From Iceland — Are We Being Cheated At The Grocery Store?

Are We Being Cheated At The Grocery Store?

Published March 1, 2012

One resourceful Icelander has compared the advertised weight and the actual weight of several Icelandic and imported products, and found some pretty dramatic differences.
The Icelander in question, Friðrik Höskuldsson, took it upon himself to buy numerous products, both Icelandic and foreign. He noted their recorded weight on their labels, and their price per weight unit. Then he recorded their actual weight. His homegrown research led to some significant results.
Icelandic products, for the most part, weighed less than advertised. While this difference was sometimes a few grammes here and there, this difference adds up in a trip to the grocery store. In some cases, though, the differences were more dramatic. Ground beef advertised as weighing 556 grammes actually weighed 486 grammes, yogurt advertised as 1000 grammes was actually 918 grammes, and butter advertised as 500 grammes actually weighed 442 grammes, to name a few examples.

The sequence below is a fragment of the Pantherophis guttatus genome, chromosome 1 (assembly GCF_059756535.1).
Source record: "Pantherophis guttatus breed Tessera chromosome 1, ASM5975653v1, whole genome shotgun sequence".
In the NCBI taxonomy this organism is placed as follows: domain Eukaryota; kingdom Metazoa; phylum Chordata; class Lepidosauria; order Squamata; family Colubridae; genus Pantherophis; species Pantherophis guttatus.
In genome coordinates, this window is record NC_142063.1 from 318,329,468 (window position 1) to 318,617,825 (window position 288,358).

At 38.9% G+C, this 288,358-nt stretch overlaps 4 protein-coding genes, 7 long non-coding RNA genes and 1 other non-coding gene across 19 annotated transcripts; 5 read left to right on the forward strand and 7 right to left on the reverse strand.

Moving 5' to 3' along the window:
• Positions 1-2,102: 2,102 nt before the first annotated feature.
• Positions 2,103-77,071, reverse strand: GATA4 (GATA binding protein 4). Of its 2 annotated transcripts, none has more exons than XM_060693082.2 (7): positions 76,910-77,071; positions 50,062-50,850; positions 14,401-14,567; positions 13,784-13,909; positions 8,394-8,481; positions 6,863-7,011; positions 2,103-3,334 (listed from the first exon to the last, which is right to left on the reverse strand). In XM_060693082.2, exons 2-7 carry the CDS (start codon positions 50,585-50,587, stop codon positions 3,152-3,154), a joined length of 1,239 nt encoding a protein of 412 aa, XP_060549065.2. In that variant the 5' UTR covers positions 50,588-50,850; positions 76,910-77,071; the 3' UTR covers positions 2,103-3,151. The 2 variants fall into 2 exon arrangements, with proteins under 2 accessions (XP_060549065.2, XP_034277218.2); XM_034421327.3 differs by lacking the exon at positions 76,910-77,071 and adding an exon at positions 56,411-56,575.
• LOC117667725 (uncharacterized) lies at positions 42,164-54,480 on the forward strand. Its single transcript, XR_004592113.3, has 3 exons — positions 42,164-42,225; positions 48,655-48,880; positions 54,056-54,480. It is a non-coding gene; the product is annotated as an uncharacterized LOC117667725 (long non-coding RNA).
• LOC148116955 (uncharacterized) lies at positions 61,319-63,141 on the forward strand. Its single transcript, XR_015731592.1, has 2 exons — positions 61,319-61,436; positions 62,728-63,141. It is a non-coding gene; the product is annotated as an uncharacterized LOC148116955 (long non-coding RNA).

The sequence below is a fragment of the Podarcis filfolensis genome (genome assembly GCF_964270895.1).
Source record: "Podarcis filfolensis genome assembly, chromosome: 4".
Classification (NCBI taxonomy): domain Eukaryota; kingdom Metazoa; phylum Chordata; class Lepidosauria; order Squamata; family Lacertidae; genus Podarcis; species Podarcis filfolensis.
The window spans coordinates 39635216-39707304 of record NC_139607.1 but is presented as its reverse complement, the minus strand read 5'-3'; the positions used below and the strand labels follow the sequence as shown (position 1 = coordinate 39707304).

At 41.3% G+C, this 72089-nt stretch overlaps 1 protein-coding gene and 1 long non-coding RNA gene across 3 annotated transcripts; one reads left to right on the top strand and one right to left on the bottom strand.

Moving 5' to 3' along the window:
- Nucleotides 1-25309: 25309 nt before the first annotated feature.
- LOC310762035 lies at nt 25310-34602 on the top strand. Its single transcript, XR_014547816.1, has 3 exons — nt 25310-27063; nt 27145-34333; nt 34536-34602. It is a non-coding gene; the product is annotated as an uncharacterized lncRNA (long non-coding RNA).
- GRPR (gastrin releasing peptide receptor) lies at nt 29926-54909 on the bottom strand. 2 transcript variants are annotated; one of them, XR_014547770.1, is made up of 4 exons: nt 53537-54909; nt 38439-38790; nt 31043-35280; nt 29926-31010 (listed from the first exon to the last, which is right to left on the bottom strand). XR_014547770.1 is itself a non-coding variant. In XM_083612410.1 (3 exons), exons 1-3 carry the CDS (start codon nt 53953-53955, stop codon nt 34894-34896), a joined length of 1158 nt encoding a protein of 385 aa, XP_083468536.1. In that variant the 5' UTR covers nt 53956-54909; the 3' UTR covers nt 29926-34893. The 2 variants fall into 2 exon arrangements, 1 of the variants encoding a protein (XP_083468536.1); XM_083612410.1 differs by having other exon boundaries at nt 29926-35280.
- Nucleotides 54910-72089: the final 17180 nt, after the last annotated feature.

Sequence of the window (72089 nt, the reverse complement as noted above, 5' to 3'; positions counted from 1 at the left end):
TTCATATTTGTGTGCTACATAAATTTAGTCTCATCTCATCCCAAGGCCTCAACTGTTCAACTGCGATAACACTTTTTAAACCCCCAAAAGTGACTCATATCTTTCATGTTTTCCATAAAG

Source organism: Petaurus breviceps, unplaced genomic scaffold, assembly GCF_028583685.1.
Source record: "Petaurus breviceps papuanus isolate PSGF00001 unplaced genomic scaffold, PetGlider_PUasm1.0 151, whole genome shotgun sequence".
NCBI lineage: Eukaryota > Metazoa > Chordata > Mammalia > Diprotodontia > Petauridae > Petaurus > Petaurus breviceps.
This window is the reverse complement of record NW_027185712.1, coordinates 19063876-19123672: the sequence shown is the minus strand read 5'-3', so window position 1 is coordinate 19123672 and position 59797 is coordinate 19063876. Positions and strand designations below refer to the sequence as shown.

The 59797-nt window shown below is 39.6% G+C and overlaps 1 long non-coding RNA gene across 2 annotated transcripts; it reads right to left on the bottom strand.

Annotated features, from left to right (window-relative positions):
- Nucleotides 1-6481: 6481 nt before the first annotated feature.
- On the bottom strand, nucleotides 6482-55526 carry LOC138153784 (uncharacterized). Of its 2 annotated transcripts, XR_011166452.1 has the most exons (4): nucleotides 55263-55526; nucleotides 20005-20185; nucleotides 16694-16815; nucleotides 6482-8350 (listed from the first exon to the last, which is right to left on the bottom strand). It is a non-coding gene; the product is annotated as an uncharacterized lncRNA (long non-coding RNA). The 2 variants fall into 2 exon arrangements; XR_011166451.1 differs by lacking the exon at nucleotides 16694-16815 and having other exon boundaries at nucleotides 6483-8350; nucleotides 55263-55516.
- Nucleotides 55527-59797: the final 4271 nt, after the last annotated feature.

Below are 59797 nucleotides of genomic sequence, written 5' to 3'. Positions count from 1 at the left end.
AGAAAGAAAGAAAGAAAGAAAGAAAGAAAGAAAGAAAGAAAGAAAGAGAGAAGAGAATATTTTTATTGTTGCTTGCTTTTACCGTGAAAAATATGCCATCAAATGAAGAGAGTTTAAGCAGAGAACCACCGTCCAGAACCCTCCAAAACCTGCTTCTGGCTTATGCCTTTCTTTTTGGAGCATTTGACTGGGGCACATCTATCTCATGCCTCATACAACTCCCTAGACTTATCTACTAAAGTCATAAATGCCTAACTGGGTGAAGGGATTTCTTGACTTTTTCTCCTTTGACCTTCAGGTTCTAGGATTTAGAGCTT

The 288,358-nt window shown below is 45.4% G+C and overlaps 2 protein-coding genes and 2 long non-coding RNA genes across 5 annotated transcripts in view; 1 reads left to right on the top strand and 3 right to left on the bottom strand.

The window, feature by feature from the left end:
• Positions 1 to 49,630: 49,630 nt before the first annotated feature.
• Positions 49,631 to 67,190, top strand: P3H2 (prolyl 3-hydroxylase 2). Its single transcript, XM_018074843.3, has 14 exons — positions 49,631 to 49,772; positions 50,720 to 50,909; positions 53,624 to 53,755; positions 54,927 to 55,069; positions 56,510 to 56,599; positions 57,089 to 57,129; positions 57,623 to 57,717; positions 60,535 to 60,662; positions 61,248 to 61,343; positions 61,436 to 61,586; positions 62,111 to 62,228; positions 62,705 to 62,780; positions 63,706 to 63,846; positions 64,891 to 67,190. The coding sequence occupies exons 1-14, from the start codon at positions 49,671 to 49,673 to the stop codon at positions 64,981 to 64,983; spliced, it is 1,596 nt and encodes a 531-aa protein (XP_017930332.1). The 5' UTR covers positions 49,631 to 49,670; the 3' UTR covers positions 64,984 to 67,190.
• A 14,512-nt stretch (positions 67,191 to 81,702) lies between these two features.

The accumulated differences added up to him paying an extra 1,421 ISK for food he did not buy.
By contrast, he found that foreign products often weigh more than advertised. Taco sauce advertised as 225 grammes actually weighed 352 grammes, and oatmeal advertised as weighing 375 grammes ended up weighing 408 grammes.
UPDATE: Friðrik has today issued a statement that his scale was broken, and has apologised to his friends, the food producers, and the nation as a whole for causing a stir. After using another scale to try and replicate his results, he found that his initial measurements were wrong. He has said that he will take a break from this research, but will be more scientific about matters when he returns.

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